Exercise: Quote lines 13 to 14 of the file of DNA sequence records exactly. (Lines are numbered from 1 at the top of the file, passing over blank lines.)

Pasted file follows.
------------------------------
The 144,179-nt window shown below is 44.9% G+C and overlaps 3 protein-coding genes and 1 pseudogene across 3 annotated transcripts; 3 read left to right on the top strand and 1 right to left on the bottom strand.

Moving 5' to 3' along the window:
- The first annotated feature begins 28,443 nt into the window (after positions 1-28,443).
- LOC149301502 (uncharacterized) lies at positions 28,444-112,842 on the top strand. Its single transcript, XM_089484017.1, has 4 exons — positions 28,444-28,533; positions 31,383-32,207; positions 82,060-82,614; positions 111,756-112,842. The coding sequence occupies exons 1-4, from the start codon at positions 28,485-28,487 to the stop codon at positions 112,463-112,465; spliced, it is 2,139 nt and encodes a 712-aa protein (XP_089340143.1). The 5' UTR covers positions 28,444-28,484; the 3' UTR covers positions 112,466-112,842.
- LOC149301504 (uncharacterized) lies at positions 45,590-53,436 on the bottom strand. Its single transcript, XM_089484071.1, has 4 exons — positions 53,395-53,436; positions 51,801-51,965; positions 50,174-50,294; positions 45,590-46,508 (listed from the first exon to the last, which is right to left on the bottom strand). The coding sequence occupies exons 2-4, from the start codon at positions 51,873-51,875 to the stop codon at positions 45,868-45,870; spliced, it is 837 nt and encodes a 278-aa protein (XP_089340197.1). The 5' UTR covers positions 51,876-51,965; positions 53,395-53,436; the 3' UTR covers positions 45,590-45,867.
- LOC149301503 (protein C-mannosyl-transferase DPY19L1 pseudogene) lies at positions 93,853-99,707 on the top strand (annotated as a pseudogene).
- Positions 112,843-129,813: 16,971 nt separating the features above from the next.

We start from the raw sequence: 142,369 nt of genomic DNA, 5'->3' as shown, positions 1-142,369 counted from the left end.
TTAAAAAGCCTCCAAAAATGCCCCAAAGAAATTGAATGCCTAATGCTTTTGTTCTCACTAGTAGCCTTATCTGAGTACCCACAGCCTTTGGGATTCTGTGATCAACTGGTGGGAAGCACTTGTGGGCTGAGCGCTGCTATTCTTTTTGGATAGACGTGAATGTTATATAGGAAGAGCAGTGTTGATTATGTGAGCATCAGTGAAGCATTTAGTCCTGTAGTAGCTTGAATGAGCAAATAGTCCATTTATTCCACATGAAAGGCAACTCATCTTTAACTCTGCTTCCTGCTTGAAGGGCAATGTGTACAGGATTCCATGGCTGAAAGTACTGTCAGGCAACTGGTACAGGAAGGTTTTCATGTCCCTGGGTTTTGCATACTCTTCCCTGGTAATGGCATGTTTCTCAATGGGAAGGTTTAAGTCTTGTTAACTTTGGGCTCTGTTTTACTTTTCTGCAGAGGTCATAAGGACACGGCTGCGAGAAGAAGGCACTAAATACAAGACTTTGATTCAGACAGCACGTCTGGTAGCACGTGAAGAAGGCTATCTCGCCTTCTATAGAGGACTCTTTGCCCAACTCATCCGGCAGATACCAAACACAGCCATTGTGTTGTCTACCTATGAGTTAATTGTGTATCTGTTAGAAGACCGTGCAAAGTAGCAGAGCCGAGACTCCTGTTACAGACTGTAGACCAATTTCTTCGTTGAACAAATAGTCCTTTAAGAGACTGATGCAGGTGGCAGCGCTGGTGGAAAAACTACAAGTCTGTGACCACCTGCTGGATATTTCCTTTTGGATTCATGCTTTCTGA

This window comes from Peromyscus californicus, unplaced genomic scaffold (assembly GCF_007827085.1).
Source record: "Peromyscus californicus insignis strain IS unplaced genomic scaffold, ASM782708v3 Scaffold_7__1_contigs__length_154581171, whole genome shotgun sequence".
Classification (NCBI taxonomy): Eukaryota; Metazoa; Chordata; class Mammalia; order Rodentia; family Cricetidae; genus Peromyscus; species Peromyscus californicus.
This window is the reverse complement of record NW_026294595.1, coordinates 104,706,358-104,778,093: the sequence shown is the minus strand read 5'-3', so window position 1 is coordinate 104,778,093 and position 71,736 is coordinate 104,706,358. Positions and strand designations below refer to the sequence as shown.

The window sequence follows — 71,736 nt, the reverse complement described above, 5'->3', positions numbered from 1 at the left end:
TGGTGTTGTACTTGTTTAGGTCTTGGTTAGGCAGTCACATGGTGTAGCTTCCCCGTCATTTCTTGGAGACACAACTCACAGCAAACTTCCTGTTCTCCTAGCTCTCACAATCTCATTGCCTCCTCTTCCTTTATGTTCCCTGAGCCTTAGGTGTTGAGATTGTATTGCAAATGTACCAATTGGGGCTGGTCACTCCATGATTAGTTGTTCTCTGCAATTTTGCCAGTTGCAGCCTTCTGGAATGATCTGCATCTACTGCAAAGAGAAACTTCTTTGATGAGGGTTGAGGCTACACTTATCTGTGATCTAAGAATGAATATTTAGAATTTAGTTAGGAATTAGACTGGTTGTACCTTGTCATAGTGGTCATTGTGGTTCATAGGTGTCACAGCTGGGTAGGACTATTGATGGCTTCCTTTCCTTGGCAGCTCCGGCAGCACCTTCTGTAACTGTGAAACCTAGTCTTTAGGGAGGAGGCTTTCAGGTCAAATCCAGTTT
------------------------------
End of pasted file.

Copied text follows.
This window is the reverse complement of record NW_026294595.1, coordinates 104,706,358-104,778,093: the sequence shown is the minus strand read 5'-3', so window position 1 is coordinate 104,778,093 and position 71,736 is coordinate 104,706,358. Positions and strand designations below refer to the sequence as shown.

The window sequence follows — 71,736 nt, the reverse complement described above, 5'->3', positions numbered from 1 at the left end: